New Harlem

New Harlem

“Niggas got PTSD,” my best friend says to me through my earbuds in a tone that is somewhat facetious but still pretty blunt. She has just finished recounting a fight she’d witnessed at the gym earlier in the day between two personal trainers that ended with one whipping out a machete. 

“Can you believe that shit?” she asks, her voice inflecting as if she, herself, is having a hard time believing that shit. I assume her question is rhetorical, but I respond anyway, “Abso- fucking- lutely.” 

In my experience a simple difference of opinion between two members of the lesser sex almost always manifested into a dick-measuring contest where someone inevitably got hurt. That said, I am not so much surprised by the outcome of the altercation as I am intrigued by my friend’s analysis of it. 

“Niggas got PTSD.” 

Post Traumatic Stress Disorder is a pathology often applied to victims of some physical or psychological trauma: former military service members, survivors of violent crimes, etcetera, etcetera. Very rarely is the term used to describe the reality of being alive and aware in pre-apocalyptic America. Granted, the prospect of a Donald Trump presidency has left even the bravest of Americans scared shitless and, as we all know, fear often provokes irrational and unpredictable behavior. The natural human response to fear is to fight or to flee and, in this instance, with no escape from their inflated male egos, these men decide to fight to the death. Still, I tell myself, perhaps my friend is being a little dramatic.
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Coming of Age as a Black Girl

Coming of Age as a Black Girl

I waited so long for her. Well before my sister told me she was pregnant, I prayed for a new companion. My adult relationships were becoming far too fickle; I needed to experience that infinite love only a child could give. And while I don’t know what kind of mother I’d make, I’ve always wanted to be a crazy aunt.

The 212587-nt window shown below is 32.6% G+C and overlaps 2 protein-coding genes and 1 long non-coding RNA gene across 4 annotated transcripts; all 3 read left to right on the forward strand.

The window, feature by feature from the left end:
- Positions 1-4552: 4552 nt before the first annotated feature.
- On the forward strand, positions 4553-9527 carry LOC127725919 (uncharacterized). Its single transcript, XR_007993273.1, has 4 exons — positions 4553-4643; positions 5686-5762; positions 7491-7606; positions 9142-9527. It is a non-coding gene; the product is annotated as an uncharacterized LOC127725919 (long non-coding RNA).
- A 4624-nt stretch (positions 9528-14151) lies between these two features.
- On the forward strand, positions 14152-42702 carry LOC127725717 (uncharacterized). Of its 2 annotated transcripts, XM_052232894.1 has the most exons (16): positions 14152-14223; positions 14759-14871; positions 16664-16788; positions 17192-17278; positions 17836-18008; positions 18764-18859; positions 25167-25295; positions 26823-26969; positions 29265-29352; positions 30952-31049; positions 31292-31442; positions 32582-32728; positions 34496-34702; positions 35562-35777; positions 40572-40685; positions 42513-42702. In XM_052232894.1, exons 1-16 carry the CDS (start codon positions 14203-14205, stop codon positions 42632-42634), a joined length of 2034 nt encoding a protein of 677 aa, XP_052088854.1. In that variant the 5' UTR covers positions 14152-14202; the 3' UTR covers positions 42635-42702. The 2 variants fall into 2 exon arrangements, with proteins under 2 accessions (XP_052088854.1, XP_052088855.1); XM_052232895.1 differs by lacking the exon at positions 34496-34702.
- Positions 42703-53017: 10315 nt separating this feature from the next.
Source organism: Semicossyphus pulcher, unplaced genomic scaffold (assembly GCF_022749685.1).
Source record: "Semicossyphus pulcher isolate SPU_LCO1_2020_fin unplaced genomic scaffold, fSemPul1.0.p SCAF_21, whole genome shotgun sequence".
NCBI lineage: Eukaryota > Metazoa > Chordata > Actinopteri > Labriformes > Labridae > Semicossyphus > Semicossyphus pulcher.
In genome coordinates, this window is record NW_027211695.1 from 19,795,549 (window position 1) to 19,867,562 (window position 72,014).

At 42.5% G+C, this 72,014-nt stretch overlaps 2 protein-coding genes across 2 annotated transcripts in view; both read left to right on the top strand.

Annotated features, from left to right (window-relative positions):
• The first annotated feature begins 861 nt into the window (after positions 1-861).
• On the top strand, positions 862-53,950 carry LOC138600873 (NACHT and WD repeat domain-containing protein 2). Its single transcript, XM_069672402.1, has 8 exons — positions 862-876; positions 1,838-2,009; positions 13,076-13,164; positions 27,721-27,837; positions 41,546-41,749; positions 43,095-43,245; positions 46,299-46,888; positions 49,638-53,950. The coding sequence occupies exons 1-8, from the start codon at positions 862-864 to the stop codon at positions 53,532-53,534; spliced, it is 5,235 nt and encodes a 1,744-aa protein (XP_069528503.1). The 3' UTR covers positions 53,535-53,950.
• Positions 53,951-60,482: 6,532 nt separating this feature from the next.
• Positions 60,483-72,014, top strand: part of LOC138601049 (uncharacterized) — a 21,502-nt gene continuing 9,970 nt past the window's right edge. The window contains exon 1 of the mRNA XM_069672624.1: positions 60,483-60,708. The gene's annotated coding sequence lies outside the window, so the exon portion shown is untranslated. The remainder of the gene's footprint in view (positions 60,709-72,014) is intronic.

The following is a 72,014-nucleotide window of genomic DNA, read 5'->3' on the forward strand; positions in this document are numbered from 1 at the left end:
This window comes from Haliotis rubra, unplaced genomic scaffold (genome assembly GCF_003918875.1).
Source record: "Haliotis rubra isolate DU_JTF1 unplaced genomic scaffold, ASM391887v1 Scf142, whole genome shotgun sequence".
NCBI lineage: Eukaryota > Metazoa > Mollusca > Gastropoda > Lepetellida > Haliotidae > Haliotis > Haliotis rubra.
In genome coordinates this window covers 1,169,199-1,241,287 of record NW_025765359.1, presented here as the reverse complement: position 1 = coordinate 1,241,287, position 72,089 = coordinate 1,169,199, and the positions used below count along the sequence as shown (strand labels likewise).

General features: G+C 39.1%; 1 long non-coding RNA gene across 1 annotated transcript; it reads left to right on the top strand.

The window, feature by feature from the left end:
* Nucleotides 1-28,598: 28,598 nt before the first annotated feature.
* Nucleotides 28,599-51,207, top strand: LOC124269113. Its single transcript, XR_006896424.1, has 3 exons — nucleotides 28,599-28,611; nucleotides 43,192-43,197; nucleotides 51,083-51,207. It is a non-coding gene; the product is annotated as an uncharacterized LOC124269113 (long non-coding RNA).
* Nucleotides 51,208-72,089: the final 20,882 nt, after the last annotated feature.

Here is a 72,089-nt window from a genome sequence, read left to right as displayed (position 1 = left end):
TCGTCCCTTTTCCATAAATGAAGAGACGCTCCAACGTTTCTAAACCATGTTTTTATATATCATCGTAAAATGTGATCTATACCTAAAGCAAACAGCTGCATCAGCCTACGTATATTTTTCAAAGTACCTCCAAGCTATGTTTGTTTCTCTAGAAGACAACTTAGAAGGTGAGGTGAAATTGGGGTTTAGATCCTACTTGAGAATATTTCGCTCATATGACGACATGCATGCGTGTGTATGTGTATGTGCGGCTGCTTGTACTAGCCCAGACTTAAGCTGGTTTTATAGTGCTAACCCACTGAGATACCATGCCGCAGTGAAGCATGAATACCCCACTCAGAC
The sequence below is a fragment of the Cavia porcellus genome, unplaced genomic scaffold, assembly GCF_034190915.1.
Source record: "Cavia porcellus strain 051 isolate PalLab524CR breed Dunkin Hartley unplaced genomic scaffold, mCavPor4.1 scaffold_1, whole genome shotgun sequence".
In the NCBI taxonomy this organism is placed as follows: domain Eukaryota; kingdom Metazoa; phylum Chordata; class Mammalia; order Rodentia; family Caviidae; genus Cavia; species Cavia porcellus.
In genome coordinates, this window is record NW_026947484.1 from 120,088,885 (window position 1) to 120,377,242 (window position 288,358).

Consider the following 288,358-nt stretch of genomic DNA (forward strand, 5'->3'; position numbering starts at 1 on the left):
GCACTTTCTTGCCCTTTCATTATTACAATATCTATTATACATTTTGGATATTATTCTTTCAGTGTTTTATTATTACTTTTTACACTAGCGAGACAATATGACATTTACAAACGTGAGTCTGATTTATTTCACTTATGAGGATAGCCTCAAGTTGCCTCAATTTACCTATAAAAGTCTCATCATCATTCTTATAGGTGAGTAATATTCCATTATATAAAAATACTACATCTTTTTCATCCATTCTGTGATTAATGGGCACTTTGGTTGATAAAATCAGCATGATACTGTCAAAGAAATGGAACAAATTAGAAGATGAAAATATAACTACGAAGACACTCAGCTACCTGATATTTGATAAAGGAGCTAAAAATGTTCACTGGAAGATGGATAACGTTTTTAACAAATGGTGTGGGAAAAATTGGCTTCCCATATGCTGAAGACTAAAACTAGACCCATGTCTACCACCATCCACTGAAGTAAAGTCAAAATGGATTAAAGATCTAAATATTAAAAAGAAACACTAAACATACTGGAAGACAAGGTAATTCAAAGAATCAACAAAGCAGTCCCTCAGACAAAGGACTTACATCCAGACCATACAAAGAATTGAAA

I imagined our future play dates at random city landmarks that I’m far too old to patron alone at my age. I imagined the way she’d smile after a greedy scoop of Dippin’ Dots at Coney Island. I imagined the way her eyes would question the “native” artifacts on display at the American Museum of Natural History. When I finally found out she was coming, my first assumption was that we’d have the same taste in music, so I created a playlist of love songs that I sang to my unborn niece very often and very much off-key.

She arrived in the early morning of Christmas Eve, weighing six pounds and three ounces. We called her Amaya. When I finally built up the courage to hold her for the first time, she studied my face with one eye open and the other in a tight squint. My eyes met her tiny little pupils for a brief instant, and in that moment it felt as if I’d reunited with an old friend. She looked as if she recognized me too.

As the nurse whisked Amaya away to the nursery, my sister awkwardly lamented about childbirth disrupting her annual her Christmas shopping.

“I’m so sorry,” she said. “I’ll buy your gift next week.”

 Born nearly 9 years apart, we have developed more of a mother-daughter relationship over the years. With our own mother often working long hours overnight to feed two mouths my father had left hungry and vacant years before, my big sister stepped in to fulfill many of her maternal duties. I can recall her making me breakfast and taming my stubborn kinks in the morning. I can recall her teaching me to read and write well before I was old enough to tie my shoes. She taught me that too and she would read me poems and stories in exaggerated accents before tucking me into bed at night. 

Still, it was hard to believe that even after pushing something the size of a football out her vagina, my big sister was worried about me. We were all grown up now. We had both survived the backbreaking journey of coming of age as a black girl in America. We had found a way from no way and now it was time to light the way for my niece.

“Don’t worry about getting me a gift,” I replied. “We got Amaya.” 

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What James Baldwin Taught Me About Racist Trolls

What James Baldwin Taught Me About Racist Trolls

I love James Baldwin.

As a fellow writer and Harlem native, he is my literary muse. When I first discovered his work, I felt as if he snatched the words off the tip of my tongue and splattered them on the page. He revealed me to myself, reaffirming my humanity in a country where blacks were offered a subpar education, fed subpar food, and left to rot in subpar housing.

Baldwin was and, perhaps, still remains America’s black revolutionary voice.

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